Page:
There isn’t much inside the hodduk, but it’s simple and delicious. The baked version is crisp and light with a thin schmear of sweet sugary loveliness.
In Myeong-dong, we also ran into a man selling all sorts of dried seafood. There was dried squid, filefish, long octopus tentacles, I was in heaven. I’m a big fan of dried ojinguh (오징어, squid) and jeepoh (쥐포, filefish). I asked the nice man which one was the tastiest, and he told me to get the shredded jeepoh (KR ₩3000/US $2.60), which by the way, is David’s least favorite (jeepoh in general, not just the shredded variety). They sell jeepoh at the Korean supermarket in the states, and every few weeks I buy a pack, and cook the individual pieces on top of the stovetop or in the toaster. Sweet and salty, it makes for a nice snack with a cold beer. Dipped in gochujang, it’s even better. However, never having smelled jeepoh before he met me, the first time I made it at home, David begged me to “please never ever make it again.” Of course, this prompted me to be more clandestine in my jeepoh making. However, no matter what, he always knew when jeepoh making had gone down, and would scream, “Did you eat jeepoh?!,” as soon as he walked in the door. After all these years though, he’s come to accept it, and now jeepoh is allowed at home as long as I don’t use the toaster. Strangely, it seems he’s not partial to remnant jeepoh odors permeating into his morning toast.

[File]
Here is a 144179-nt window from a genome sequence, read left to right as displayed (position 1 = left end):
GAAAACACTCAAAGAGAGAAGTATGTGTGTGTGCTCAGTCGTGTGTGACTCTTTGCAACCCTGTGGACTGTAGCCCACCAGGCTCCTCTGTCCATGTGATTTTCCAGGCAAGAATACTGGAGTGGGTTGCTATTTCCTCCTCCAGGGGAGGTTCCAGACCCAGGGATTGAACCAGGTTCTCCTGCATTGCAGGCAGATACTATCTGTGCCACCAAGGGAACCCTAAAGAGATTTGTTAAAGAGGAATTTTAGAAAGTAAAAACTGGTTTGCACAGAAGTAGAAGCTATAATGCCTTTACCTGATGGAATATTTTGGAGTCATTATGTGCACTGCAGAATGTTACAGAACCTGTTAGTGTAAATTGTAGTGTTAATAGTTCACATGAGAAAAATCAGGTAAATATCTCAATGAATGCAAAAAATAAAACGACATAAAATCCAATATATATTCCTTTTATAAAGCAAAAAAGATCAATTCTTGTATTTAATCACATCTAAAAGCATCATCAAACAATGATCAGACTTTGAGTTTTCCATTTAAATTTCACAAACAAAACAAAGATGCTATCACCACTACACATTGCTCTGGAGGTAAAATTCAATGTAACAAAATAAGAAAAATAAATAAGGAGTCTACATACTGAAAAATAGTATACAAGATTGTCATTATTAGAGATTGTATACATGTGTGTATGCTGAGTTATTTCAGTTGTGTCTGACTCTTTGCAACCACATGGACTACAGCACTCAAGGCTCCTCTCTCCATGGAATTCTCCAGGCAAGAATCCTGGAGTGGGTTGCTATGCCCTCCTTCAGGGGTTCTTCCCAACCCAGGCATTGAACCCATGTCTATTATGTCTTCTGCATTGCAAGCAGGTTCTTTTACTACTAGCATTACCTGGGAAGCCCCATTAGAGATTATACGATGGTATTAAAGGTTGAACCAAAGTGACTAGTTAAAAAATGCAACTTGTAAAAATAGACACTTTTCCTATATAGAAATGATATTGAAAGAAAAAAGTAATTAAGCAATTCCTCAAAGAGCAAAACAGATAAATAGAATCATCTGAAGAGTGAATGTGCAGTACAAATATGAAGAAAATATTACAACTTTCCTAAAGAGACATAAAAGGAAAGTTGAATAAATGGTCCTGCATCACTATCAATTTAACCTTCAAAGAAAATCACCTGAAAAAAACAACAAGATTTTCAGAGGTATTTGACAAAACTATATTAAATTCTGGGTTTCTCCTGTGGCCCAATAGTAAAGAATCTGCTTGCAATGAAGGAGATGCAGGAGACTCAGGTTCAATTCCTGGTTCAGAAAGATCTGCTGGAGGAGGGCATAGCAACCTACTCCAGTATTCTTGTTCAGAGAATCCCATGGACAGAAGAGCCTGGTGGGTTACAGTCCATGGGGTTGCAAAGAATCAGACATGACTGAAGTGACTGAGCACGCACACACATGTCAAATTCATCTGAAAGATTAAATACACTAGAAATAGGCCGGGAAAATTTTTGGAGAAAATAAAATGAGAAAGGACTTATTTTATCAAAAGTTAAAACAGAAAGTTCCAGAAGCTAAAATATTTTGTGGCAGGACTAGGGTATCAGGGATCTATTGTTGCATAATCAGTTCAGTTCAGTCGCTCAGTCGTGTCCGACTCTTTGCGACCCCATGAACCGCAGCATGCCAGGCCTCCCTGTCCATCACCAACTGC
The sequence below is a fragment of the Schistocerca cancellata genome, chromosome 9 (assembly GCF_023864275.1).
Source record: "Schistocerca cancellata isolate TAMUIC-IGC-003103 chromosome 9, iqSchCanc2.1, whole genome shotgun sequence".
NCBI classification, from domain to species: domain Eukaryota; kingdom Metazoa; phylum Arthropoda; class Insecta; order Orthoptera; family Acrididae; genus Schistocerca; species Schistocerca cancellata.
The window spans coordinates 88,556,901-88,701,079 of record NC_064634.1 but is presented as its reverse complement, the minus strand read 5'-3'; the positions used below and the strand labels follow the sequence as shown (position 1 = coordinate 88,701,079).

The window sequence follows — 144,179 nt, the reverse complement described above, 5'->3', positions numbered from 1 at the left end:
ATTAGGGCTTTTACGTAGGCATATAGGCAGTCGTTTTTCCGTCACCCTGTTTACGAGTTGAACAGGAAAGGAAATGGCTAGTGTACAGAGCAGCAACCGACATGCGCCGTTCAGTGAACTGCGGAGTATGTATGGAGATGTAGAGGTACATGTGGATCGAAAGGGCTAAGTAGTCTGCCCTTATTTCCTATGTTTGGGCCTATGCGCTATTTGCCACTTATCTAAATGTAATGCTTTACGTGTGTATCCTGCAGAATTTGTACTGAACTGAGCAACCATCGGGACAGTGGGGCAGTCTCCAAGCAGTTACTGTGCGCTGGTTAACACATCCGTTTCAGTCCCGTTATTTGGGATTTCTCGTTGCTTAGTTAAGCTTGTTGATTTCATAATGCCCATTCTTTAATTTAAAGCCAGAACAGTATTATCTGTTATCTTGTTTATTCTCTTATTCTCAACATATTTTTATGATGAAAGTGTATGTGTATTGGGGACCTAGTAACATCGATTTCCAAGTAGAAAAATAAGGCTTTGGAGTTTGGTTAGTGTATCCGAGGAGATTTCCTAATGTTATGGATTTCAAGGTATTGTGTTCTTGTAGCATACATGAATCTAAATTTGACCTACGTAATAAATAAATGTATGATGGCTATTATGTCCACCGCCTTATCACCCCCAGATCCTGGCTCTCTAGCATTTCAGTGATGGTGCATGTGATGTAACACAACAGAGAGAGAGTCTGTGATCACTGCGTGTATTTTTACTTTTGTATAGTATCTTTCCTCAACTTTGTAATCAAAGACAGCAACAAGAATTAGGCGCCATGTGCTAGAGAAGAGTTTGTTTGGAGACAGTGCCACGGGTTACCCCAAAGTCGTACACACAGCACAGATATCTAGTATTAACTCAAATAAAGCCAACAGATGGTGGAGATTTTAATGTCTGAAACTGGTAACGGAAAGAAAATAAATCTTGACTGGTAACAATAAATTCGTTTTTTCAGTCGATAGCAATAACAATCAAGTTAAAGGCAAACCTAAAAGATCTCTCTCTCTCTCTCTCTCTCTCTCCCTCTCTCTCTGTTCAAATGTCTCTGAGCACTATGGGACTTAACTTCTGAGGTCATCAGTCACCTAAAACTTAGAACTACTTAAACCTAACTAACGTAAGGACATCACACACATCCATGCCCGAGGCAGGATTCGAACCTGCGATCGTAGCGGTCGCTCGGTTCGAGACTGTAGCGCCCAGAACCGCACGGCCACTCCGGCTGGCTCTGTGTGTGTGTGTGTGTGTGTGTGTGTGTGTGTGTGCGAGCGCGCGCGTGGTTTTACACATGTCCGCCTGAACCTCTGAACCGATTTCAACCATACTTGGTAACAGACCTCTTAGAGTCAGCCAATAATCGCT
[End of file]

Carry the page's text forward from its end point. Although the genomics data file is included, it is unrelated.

Anyway, before presenting the jeepoh into my eager hands, the dried seafood man warmed up the filefish over a miniature burner so it became nice and soft. Warm and partially shredded, the jeepoh was much easier to gobble up in record time. Alas, David claimed it smelled powerful, but in a country full of jeepoh lovers, he really couldn’t complain. In fact, to David’s horror, Joo Hyun and I snacked on some leftover jeepoh with our patbingsu (팥빙수, shaved ice) and yogurt ice cream later that night.
However, before we disgusted David that night, I also ate some candied sweet potatoes (KR ₩2000/US $1.33) courtesy of Joo Hyun. When she came to meet us at Myeong-dong, she already had a little container of sweet potatoes for me in her bag. Isn’t she wonderful?! According to the sweet potato stand, the candied potatoes were healthy, or in Korean lingo, “well-being” food. Considering the wedges were covered with a hard sugary shell and oiled up so they wouldn’t stick together, I can’t imagine this to be true, but I ate them all nonetheless. They were delicious. Healthier than eating candied lard perhaps, but healthy? Not a chance.
This is just a sampling of what you can eat on the streets in Seoul. There were corn dogs, dduk stuffed sausage skewers, blood sausage, and so much more food I didn’t have time and room in my stomach to eat. Joo Hyun, Soo Hyun, and I always joke we need two stomachs to eat as much as we want. In Korea, I would need an extra one soley for the street food.
Dried Seafood Table
Candied Sweet Potato Stand
Fried Hodduk Cart